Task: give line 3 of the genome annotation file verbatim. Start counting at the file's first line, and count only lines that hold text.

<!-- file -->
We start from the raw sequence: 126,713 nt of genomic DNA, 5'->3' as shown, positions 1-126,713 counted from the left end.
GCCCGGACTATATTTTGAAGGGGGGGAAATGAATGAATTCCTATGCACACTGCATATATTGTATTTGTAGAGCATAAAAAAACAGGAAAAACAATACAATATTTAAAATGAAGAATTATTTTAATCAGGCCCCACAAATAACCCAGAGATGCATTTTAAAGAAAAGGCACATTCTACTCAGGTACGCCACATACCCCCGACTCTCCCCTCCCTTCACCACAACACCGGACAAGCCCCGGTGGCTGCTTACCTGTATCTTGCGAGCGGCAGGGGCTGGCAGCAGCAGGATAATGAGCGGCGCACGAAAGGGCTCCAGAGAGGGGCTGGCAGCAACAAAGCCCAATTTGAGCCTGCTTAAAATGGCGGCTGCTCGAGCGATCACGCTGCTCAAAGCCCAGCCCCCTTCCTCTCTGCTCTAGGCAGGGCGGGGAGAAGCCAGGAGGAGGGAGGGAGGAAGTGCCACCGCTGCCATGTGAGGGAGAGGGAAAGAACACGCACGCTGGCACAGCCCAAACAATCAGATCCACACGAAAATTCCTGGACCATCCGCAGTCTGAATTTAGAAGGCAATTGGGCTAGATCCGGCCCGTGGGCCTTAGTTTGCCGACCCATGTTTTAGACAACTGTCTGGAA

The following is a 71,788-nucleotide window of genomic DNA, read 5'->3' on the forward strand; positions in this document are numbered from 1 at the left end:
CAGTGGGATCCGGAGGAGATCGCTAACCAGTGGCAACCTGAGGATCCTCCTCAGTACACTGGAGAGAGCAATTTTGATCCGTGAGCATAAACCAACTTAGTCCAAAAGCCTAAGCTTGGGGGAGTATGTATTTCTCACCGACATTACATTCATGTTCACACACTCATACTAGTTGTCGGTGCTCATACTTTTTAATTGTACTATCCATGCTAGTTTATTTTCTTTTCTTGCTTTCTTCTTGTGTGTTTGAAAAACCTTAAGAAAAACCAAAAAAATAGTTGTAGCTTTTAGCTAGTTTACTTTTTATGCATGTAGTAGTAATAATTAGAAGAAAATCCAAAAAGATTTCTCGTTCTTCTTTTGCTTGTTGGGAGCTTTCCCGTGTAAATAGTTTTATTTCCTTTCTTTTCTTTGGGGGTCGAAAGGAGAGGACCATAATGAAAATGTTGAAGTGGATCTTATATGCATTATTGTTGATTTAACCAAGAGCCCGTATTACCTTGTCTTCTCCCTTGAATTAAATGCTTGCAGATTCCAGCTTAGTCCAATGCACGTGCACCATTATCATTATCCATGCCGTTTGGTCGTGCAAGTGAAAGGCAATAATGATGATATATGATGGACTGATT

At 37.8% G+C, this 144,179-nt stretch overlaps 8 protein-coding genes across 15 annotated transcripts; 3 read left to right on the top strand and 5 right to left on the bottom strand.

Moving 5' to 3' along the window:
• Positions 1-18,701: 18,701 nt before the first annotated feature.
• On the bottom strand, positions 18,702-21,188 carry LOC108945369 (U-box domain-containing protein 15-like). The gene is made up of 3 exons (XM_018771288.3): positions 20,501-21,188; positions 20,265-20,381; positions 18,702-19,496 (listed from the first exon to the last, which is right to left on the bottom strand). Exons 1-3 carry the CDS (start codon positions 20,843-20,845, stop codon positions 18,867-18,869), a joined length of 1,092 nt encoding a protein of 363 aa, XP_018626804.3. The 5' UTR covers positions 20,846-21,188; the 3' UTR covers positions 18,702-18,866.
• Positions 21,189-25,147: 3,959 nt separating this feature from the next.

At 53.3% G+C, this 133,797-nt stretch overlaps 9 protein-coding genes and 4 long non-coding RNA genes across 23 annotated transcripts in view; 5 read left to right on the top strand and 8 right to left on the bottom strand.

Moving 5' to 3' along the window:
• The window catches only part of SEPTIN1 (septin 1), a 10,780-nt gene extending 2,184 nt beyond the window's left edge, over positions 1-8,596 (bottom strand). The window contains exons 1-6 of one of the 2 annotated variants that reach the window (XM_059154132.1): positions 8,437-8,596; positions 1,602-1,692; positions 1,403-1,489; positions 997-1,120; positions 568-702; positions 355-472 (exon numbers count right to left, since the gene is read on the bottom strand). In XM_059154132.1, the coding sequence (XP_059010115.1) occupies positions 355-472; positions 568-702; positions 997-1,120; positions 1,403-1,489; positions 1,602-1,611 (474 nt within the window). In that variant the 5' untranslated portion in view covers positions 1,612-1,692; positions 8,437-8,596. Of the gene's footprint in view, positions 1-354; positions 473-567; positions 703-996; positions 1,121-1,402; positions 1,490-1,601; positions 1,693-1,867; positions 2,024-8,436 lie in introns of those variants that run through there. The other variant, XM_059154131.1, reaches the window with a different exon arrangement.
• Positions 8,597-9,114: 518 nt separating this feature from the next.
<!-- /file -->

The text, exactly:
The following is a 71,788-nucleotide window of genomic DNA, read 5'->3' on the forward strand; positions in this document are numbered from 1 at the left end: